The country’s army was a conglomeration of state militias. While states were prohibited from raising a standing army without the consent of Congress, neither could Congress raise an army on its own.
Likewise, Congress had no way to deal with rebellions or domestic disturbances. It required the votes of nine states to even request soldiers to build a force.
If some domestic disturbance occurred, the state militia was the only means to put down an insurrection.
If the rebellion got out of hand, the state had to ask for Congress to help, but, again, it would require the agreement of nine states.
Getting nine states to agree to help was only the first step. The second would be getting state legislatures to raise the manpower and pay for the equipment and logistical costs – and that could only begin if Congress was in session.
If not in session, there was the additional delay of assembling members for a vote.
So, the lack of a ready, standing army of the United States was another potentially fatal flaw in the Articles of Confederation.
For example, during 1786–1787, Daniel Shays led an armed uprising in Western Massachusetts.
A group of 600 men protesting against farm foreclosures and lack of government relief shut down a court in the state’s capital.
The rebellion was put down, but it proved to be additional evidence that a strong central government was needed.
Henry Knox, who was an artillery commander during the Revolutionary War, was one of those who believed that a weak government in the face of insurrection could not be tolerated.
In a letter to George Washington, Knox wrote:
“We imagined that … we were not as other nations requiring brutal force to support the laws – But we find that we are men…possessing all the turbulent passions belonging to that animal and that we must have a government proper and adequate for him.”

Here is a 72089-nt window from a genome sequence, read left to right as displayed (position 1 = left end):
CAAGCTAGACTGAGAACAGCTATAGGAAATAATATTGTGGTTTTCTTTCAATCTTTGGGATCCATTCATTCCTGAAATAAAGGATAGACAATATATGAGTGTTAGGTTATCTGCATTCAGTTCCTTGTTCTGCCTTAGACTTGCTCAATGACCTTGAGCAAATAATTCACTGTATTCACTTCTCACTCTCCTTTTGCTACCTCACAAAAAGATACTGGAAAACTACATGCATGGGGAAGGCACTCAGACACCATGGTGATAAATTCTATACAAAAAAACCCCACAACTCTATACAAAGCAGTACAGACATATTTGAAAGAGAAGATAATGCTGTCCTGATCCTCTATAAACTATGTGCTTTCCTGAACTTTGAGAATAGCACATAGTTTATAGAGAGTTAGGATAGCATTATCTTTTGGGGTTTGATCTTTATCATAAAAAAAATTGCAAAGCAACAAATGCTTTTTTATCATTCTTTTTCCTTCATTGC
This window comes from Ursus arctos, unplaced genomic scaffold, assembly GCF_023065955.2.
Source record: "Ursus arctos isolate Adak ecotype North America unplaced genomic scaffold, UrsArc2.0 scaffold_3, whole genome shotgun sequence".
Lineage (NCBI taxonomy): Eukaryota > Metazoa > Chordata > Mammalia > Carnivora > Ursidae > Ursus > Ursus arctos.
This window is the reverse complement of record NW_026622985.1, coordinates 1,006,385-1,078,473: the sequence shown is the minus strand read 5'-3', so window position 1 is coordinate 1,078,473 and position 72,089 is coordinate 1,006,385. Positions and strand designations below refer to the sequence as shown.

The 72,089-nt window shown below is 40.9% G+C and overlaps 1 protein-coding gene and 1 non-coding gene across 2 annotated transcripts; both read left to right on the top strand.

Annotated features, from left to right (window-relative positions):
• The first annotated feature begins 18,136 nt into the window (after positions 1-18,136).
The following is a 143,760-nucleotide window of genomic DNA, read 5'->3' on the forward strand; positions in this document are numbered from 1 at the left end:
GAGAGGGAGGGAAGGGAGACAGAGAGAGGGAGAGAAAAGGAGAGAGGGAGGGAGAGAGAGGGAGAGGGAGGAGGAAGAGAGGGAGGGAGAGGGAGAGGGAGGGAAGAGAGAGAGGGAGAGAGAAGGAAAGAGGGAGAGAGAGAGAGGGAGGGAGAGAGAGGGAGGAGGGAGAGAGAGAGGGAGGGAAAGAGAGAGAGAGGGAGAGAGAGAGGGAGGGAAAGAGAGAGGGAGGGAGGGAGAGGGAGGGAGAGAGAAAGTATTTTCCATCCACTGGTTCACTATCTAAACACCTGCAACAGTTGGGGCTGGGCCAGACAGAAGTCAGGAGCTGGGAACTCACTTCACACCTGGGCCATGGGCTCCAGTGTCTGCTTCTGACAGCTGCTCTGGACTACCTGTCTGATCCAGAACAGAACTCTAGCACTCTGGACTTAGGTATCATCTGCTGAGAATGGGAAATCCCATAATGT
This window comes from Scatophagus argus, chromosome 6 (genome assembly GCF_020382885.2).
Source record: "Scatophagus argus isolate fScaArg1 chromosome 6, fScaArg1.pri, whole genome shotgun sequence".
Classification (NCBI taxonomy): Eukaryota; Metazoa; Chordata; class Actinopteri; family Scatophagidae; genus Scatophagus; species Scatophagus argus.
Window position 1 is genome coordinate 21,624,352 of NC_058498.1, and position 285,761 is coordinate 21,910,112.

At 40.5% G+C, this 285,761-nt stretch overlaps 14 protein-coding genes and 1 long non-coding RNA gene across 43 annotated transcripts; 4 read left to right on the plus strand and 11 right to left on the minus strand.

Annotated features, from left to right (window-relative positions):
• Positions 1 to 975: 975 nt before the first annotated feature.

George Washington agreed to come out of retirement and preside over a convention to draft a new constitution.
The Constitution of the United States fixed much of what was wrong with the Articles, to wit:
- The Constitution established three co-equal branches of government:
- The Legislative Branch – the House of Representatives and the Senate. The House provided proportional representation; the Senate protected the rights of smaller states by providing two senators for each state.
- An Executive Branch – With an elected powerful President of the United States as commander in chief of the U.S. forces and wide executive powers to enforce laws passed by Congress.
- A Judicial Branch with a federal court system and a Supreme Court to rule on the constitutionality of laws passed by Congress, as well as the legality of any executive acts by the President.
- A system of checks and balances where each branch of government had roles that controlled the actions of the others, e.g., the President appoints high government officials, but with the consent of the Senate.
- Provisions for amendment either by a two-thirds majority of both houses or through a separate initiative by two-thirds of state legislatures.
The Preamble of the new U.S. Constitution states that its main aims were, among other lofty goals, to “…secure the Blessings of Liberty to ourselves and our Posterity.”
The country’s founders did not include black slaves in that promise. They were, however, part of a cynical compromise, without which the Constitution would probably not have been ratified by southern states.
It was the so-called “three-fifths rule.” This was a compromise between the free and slaveholding states that allowed slave states to count their slaves as three-fifths of a person for the purposes of representation in Congress.
That first compromise and a series of other deals in Congress on admission of new states proved to be an unresolvable flaw in the U.S. Constitution.
That flaw could only be corrected by four years of devastating civil war and constitutional amendments to abolish slavery.